Rhode Island Driving While Impaired Attorney

What is Driving while Impaired?

Driving While Impaired is the criminal act under Rhode Island law of driving a motor vehicle while your ability is impaired due to the ingestion of alcoholic beverages or narcotics. This charge is similar to Driving Under the Influence to the extent that is requires the four discrete elements of (1) operation (2) of a motor vehicle (3) on a public way (4) while impaired from the influence of alcohol. However, this particular offense applies to individuals between the ages of 18 and 21 whose blood alcohol concentration (BAC) is between .02 and .08.

Operation relates to the mechanical operation of a motor vehicle. It is not a crime to be sitting in the driver’s seat of a non-running vehicle while intoxicated. Driving While Impaired requires the vehicle’s engine to be running or in some cases, the keys in the ignition. Any motor vehicle will suffice for OUI. This includes automobiles, commercial vehicles, construction vehicles and/or equipment, motorcycles, mopeds, and any other motorized vehicle capable of being operated by an individual. It is similarly illegal to operate a motorized boat while under the influence of alcohol. The vehicle in question must be operated on a public way including streets, roads, parking lots, highways, trails and other areas to which the public has access.

The operator must be between and the ages of 18 and 21. He or she must also be impaired at the time of operation from either intoxicating alcoholic beverage or a narcotic drug. The legal limit for blood alcohol concentration for Driving While Impaired is between .02 and .08. A motorist with a blood alcohol content in this range is presumptively impaired from the ingestion of intoxicating alcoholic beverages.

There are various forms of evidence offered to support the impairment element of Driving While Impaired charge. This includes an operator’s statements regarding the ingestion of alcohol of drugs, and if so, the type, quantity and time of ingestion. Other forms of evidence consist of the arresting police officer’s observations of the motorist’s demeanor and condition, such as the presence of absence of slurred speech, blood shot eyes and the odor of alcohol emanating from the motorist’s breath, as well as the presence or absence of alcoholic and/or drugs inside the motorist’s vehicle. Evidence also comes from the motorist’s coordination when retrieving his or her license and registration and motor skills such as his or her ability to stand upright, walk, and maintain balance if and when asked to exit from the car. Another well-known form of evidence includes a motorist’s performance on roadside physical coordination tests called Standardized Field Sobriety Tests.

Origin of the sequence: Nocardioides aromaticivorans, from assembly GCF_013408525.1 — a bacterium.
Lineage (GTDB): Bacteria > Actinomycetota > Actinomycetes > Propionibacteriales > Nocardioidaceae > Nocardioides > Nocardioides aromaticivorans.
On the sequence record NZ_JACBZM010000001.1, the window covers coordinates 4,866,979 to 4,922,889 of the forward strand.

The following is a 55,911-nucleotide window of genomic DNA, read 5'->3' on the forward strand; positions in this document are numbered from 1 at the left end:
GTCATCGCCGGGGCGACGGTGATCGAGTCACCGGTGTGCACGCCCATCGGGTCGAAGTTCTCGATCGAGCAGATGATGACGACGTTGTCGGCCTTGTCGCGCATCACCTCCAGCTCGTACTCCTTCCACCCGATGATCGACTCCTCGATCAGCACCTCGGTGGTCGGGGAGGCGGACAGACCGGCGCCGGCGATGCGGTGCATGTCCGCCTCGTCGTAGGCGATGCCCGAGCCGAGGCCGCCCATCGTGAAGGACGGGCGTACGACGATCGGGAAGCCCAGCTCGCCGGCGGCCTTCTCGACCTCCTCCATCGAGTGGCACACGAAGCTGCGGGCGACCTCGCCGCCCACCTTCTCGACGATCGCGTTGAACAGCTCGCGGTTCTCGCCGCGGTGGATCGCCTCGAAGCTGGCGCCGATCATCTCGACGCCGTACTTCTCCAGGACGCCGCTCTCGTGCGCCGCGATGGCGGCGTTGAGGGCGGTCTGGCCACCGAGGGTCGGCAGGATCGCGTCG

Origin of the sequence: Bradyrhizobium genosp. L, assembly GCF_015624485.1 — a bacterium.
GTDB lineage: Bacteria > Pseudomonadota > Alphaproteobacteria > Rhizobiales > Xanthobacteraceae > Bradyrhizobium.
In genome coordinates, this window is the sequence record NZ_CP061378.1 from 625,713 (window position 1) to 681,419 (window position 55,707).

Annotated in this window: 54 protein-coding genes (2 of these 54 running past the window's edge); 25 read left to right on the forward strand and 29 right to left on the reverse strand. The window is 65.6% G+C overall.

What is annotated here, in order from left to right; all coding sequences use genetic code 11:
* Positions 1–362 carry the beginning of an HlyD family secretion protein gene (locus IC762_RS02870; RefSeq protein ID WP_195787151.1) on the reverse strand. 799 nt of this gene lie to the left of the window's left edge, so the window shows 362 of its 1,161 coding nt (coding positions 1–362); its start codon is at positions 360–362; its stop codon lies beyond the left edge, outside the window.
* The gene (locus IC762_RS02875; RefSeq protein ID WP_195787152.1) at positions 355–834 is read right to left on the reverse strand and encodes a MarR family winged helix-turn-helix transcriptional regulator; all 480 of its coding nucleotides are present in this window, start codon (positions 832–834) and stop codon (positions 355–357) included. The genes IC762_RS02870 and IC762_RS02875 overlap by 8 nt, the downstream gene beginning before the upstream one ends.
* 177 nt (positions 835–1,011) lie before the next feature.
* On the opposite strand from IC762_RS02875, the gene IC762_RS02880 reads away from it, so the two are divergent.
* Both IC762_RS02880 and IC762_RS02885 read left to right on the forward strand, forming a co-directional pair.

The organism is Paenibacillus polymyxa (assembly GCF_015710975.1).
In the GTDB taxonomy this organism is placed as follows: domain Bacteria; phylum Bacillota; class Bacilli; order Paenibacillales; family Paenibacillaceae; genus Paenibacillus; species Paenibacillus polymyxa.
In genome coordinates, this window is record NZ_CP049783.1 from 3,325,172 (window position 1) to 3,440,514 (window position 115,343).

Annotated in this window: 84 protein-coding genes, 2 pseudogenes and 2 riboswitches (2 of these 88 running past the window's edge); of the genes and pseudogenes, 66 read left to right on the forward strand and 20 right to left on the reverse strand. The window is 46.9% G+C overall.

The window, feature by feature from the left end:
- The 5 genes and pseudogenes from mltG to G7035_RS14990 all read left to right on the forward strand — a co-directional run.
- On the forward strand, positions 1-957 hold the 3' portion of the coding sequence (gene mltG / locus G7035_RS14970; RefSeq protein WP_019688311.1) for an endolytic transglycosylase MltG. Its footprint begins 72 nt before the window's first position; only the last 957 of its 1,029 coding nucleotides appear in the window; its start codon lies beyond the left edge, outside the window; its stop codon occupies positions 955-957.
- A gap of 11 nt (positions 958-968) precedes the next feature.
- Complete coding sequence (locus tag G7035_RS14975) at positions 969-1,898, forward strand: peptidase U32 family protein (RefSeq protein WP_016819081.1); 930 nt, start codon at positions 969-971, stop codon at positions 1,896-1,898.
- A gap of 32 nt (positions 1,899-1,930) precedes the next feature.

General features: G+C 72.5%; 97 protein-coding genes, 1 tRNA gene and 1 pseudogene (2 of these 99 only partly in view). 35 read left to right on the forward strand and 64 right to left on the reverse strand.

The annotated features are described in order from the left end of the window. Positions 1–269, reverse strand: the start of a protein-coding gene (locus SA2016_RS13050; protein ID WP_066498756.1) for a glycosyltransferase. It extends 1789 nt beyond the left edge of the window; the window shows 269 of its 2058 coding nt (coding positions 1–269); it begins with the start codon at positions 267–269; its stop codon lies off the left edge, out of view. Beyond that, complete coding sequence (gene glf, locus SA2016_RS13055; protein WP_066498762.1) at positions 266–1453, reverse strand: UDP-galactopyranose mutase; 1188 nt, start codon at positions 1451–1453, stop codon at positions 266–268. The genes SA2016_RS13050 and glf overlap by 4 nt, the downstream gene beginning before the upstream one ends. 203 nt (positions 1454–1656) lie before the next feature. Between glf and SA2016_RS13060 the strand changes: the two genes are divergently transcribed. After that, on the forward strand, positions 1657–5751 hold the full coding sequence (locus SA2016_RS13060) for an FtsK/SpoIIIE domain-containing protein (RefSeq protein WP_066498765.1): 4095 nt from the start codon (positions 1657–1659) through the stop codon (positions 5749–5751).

More scientific or medical forms of evidence include performance on Breathalyzer or chemical breath tests to measure one’s blood alcohol concentration and blood tests that measure the same. Lastly, there is opinion testimony that may be offered. This may include opinion testimony by the arresting or responding police officers or expert testimony related to certain field sobriety tests or breath and/or blood analysis for blood alcohol concentration calculations. All forms of impairment are subject to challenge and scrutiny in court.

Being charged with Driving While Impaired may have serious consequences. These include loss of the right or privilege to operate a motor vehicle, potential employment consequences and adverse effects to commercial driver’s licenses, professional licenses and professional privileges, such as those who work in healthcare and the airline industry or who may operate commercial vehicles or equipment. This type of charge also has the potential to impact the cost of your automobile insurance and potential to receive continued coverage from your insurance carrier.

Penalties associated with Driving While Impaired depend on a number of factors. These include the measure of a motorist’s blood alcohol concentration (BAC); the presence or absence of a motor vehicle accident; if an accident, the extent of property damage and physical injuries; and whether or not the motorist is a subsequent offender. Subsequent offenders are subjected to enhanced penalties, which increase based on the number of prior Driving While Impaired or similar offenses. Prosecutors often look to in-state and out-of-state criminal records when making subsequent offender charging decisions.

There are many procedural and substantive aspects of Driving While Impaired offenses that only an experienced lawyer can analyze and challenge on your behalf. If you have been charged with Operating under the Influence, it is important to seek legal representation immediately in order to protect your rights and minimize the impact that a charge of his nature may have on your life.

If you have been charged with driving while impaired and need expert legal representation, contact the RI/MA defense attorneys at the Law Office of John L. Calcagni III by email or call today at (401) 351-5100 to schedule a free consultation.